Long Island Couple Arrested for Allegedly Stealing Used Cooking Oil

4566796_GDomingo Santos, 40, and his girlfriend, Vanessa Liriano, have been charged in a novel criminal case. They are accused of stealing about 650 gallons of used cooking oil from restaurants.

Used cooking oil can be sold for bio fuel. However, like many recycling operations, you need great quantities to make a lot of money. The 650 gallons would fetch around $2000.

Police say that Santos was spotted withdrawing used cooking oil from a canister behind the New Grand Buffet. He recognized that his car matched the description of the car used in other oil thefts. The couple is now charged with 16 counts, including petit larceny, and possession of stolen property and burglary tools.

If they had watched the Simpsons, they would have seen the corruptive influence of oil theft:

Source: FOXNY

22 thoughts on “Long Island Couple Arrested for Allegedly Stealing Used Cooking Oil”

  1. Word is that they used it as body lotion. Ever had sex with a deep-fried chicken leg?

  2. Waste products can become byproducts quickly and vice versa, I might add. Right now if you show up on Friday to my house in NJ and steal my recyclables, you’re not stealing anything from me. Do the same thing to a house in NY (though they likely don’t leave them at the curb) where there are deposits, and now you’re stealing something that has value to the household.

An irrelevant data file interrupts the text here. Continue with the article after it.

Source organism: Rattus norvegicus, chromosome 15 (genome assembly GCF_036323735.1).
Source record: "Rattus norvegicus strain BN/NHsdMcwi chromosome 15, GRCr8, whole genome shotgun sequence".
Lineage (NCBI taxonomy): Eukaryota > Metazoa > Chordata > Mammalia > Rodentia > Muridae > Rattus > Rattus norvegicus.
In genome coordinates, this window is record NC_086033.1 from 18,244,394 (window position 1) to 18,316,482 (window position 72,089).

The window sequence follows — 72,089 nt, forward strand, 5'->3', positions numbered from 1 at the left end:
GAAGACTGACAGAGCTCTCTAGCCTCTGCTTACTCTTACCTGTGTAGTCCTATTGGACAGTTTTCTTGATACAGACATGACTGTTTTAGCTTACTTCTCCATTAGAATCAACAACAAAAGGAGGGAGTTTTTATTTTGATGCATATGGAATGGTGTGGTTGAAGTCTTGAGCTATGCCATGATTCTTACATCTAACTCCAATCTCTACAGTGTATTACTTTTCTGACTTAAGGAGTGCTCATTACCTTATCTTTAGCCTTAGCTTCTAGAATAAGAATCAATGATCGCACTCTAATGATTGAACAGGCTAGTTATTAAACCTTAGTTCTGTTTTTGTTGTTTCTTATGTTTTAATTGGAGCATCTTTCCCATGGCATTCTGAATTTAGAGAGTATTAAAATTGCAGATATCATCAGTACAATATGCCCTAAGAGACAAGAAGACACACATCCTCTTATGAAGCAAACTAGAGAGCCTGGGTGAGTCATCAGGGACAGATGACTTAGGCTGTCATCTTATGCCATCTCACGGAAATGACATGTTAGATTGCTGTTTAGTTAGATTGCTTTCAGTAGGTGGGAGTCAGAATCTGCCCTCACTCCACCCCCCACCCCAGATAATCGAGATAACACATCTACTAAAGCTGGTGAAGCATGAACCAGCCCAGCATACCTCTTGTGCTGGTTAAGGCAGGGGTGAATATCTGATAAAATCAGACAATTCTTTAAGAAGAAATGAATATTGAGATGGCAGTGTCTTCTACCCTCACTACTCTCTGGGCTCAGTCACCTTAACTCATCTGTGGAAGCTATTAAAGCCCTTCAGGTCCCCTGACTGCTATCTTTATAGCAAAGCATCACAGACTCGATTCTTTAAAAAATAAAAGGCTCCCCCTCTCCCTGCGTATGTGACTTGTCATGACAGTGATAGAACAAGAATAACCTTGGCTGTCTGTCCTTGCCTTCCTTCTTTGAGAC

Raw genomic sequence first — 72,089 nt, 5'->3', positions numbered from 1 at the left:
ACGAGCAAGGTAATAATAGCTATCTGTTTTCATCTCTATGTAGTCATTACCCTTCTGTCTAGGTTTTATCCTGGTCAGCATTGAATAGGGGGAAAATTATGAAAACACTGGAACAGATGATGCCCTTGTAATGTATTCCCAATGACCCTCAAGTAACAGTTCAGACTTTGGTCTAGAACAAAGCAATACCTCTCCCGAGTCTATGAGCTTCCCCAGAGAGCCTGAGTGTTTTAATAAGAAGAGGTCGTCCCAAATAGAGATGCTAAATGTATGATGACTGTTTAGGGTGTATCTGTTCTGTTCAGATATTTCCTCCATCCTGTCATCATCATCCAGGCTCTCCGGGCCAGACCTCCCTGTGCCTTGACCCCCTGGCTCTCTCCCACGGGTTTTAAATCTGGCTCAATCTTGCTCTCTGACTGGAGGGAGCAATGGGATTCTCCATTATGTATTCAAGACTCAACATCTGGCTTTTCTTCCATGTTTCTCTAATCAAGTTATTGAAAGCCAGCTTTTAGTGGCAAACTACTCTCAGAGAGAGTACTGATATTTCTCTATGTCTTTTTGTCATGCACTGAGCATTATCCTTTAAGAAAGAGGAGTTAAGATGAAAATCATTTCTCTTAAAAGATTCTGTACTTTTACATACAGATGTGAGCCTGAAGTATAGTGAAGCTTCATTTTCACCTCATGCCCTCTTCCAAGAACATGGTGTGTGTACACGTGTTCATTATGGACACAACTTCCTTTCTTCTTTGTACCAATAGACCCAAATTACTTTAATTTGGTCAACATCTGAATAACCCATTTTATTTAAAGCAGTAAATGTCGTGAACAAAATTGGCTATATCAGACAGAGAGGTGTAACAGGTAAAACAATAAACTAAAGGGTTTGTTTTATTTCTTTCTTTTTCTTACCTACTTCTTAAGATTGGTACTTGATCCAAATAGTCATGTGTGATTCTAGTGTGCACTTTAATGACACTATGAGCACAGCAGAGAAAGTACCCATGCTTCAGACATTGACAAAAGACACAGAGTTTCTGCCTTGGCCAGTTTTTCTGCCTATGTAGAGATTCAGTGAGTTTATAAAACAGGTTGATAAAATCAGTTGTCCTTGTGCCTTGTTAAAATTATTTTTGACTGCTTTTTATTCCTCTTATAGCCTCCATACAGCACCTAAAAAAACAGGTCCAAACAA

3. You don’t need large quantities to run a deisil mercedes; just fill up the tank if the vehicle is tweeked to use that fuel. You do need permision, however.

  4. This illustrious couple should have employed an emulsifier to hide the used cooking oil. They might have made authorities believe they had Hollandaise Sauce.

    Since OIL will not mix with WATER, after a brief period of time, the valuable used cooking oil would have separated (the discrete, dark oil would have floated on the water) from the water and the couple could have skimmed the oil off and sold it on the black market.

    Used cooking OIL will not mix with WATER because OIL and WATER will not mix, unless they are TEMPORARILY EMULSIFIED with third component. Once the EMULSIFIED product REVERTS to its original, stable states, the oil is separated and available for removal.

  5. This guy might benefit from not taking meth.

    Theft is theft and if anything becomes attractive as a source of an easy steal and a quick sell for money it will be taken by the criminal element.